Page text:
Grand Chief Alvin Fiddler shared how residential school impacted one of his cousins during the Orange Shirt Day Indian Residential School Awareness Walk in Thunder Bay.
“Even though he is in his 60s now, he talks about the impacts that he still feels in his life, how this impacted him when he was sent to a residential school in Kenora when he was just a small boy,” Fiddler says. “We know that these impacts are still very much with us today in our communities, the fact that we are still losing children to suicide, to the child welfare system, even to the education system. The impacts are still there and it is up to all of us to address these things so that all of us can heal, not just Indigenous people, not just those who went to residential schools, but for all of us in order for us to be a better community and a better nation.”
The Orange Shirt Day Walk began with an opening ceremony at Paterson Park, located at the corner of May and Miles Sts. near the Thunder Bay Courthouse, before the walkers proceeded along Miles, Vickers and Authur Sts. to Pope John Paul II Senior Elementary School, where another ceremony was held at the site of the demolished St. Joseph’s Indian residential school.
“On Wednesday we lit the sacred fire at the site of the old St. Joseph’s residential school,” Fiddler says. “I’ve been there a number of times over the last three or four days, and it is so heartwarming to see people coming, especially young people and students coming to know more about what happened at residential schools and the importance of them learning more about that part of their history.”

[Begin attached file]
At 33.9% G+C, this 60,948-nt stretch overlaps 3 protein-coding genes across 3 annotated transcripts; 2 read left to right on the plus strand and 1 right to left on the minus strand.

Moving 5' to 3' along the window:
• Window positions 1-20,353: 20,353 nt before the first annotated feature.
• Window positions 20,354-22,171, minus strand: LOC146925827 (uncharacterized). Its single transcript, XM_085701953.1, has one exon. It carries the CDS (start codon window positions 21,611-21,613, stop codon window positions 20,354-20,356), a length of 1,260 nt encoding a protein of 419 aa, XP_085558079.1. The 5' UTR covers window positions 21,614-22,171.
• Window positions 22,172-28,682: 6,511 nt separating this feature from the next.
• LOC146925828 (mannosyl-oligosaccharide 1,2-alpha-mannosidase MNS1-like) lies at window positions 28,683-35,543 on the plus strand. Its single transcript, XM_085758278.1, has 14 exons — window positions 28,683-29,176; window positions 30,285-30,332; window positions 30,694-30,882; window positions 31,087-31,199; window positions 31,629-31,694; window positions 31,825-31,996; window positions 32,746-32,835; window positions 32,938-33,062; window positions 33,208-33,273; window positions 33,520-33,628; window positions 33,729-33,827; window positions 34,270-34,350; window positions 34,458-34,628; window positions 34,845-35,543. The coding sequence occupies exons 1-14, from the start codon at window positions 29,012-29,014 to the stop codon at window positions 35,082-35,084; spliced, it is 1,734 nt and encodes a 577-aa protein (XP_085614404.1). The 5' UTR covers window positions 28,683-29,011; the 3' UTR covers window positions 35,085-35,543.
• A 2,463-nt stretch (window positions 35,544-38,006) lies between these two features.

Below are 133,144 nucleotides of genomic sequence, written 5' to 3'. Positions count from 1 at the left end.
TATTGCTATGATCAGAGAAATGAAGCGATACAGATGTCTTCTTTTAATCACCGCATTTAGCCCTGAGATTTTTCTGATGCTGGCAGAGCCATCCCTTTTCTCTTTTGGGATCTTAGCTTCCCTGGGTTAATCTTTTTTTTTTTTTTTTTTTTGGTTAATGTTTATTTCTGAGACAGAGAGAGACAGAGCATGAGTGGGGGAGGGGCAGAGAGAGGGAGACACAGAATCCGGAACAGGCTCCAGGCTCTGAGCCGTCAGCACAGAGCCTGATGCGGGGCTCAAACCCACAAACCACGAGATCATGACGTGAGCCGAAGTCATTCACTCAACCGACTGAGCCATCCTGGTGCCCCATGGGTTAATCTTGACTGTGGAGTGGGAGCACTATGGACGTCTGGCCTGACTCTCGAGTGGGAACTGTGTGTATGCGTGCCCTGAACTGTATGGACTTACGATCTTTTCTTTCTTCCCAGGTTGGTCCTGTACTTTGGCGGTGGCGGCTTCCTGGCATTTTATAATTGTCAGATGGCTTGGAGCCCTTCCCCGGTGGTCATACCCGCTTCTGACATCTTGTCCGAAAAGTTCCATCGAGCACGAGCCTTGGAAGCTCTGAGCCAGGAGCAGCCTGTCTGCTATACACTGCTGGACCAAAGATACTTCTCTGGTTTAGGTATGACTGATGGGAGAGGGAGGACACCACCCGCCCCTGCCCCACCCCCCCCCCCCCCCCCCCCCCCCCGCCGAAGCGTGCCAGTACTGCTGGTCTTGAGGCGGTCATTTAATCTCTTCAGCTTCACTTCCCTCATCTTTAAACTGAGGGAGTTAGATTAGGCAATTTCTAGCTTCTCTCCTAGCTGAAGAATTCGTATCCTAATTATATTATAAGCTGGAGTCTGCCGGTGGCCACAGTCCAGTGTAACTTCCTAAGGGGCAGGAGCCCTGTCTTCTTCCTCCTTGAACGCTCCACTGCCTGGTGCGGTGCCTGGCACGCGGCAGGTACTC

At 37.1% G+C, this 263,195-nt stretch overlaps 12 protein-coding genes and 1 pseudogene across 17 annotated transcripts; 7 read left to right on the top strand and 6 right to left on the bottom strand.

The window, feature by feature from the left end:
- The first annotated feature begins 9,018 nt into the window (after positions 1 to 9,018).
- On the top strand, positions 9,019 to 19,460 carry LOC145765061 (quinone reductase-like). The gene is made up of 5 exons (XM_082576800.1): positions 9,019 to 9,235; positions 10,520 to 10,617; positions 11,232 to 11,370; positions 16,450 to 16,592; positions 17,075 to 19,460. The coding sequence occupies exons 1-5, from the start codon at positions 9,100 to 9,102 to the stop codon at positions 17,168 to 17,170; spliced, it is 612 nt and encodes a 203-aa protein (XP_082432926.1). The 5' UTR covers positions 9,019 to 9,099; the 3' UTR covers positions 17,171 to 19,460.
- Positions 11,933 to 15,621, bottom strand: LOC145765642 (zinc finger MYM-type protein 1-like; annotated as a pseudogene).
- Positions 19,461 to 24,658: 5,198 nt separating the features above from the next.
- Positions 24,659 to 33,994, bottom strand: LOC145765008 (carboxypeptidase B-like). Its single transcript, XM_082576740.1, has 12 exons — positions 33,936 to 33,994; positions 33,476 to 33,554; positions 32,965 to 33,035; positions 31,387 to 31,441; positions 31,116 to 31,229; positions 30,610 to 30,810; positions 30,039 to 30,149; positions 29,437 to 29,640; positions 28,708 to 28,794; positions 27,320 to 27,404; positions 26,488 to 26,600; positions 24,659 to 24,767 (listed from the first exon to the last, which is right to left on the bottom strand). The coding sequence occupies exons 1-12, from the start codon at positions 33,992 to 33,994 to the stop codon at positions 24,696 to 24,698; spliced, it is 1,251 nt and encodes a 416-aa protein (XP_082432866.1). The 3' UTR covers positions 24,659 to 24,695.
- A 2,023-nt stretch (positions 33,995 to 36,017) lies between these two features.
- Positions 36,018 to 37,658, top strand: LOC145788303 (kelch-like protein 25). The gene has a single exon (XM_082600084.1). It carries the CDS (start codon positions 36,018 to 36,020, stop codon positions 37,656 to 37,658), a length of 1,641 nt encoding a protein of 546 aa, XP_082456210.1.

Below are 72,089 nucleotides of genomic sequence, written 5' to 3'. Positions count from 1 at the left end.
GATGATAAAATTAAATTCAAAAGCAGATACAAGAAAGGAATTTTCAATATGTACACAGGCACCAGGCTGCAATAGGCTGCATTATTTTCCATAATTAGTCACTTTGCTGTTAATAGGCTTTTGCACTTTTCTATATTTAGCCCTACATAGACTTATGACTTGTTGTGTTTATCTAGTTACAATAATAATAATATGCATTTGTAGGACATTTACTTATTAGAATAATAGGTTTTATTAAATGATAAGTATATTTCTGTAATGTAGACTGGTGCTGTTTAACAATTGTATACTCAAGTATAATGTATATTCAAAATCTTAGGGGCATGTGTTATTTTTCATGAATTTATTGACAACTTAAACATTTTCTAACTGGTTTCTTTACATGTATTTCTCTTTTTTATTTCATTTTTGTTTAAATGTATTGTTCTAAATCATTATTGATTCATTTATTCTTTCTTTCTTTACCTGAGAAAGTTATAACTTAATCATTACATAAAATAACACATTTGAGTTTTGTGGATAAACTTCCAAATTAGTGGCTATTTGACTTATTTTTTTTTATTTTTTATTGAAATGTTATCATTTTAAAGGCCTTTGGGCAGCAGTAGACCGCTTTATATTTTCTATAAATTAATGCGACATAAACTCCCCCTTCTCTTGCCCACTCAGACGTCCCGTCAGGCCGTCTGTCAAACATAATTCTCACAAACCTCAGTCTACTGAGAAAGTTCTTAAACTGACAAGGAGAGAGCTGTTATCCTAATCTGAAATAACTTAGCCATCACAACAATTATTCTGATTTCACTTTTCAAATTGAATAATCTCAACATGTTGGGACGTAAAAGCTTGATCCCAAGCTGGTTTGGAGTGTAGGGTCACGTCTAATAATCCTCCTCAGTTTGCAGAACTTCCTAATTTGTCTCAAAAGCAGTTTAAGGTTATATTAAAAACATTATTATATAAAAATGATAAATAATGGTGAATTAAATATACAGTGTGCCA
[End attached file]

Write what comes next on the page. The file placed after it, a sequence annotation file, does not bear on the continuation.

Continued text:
An update on the St. Joseph’s Indian residential school monument, which was created through a partnership between the City of Thunder Bay, Nishnawbe Aski Nation and the Thunder Bay Catholic District School Board on the southwestern corner of the Pope John Paul II Senior Elementary School property, was also delivered by Ann Magiskan, Aboriginal liaison with the City of Thunder Bay.
“We’re working on having a bronze plaque, which should go in in the next six-to-eight weeks,” Magiskan says, adding that benches will also be installed in a circular fashion around the monument. “You will notice that the outside fences have been taken down, so this will be a place that people can come and reflect, offer tobacco and just remember and honour the lives (of students) that had come to this school.”
Magiskan adds that Long Lake #58 Elder Allen Towegishig and Marten Falls Elder Sam Achneepineskum were instrumental in getting the monument project developed.
“A lot of things happened to us, like we weren’t allowed to speak our language,” Towegishig says about residential school. “We got a lot of punishment and we were all sad and lonely and wanted to go home.”
Towegishig says “a lot of children” left their childhoods behind in the residential schools.
“That is why we are walking around without no spirits,” Towegishig says. “The same thing happened to me when I was in McIntosh (residential school), I left my childhood behind. And no matter how long your healing is, we still get flashbacks.”
Towegishig says he went through a ceremony to get his childhood back.
“That’s what we have to do, get back our childhood to be able to live again,” Towegishig says.
Oshkaatisak (All Young People's) Council member Randall Crowe says it was “awesome” to participate in the Orange Shirt Day Walk.
“It is good that we took part in this to honour the students that didn’t make it home and to honour the residential school survivors,” Crowe says. “I hope more people will come and see (the monument) just to know what this site represents and what that monument represents and what happened on this site to our people and the students that didn’t make it home.”
Orange Shirt Day is named after Phyllis (Jack) Webstad, who had her new orange shirt, which her grandmother had bought for her, taken away on her first day at residential school in B.C.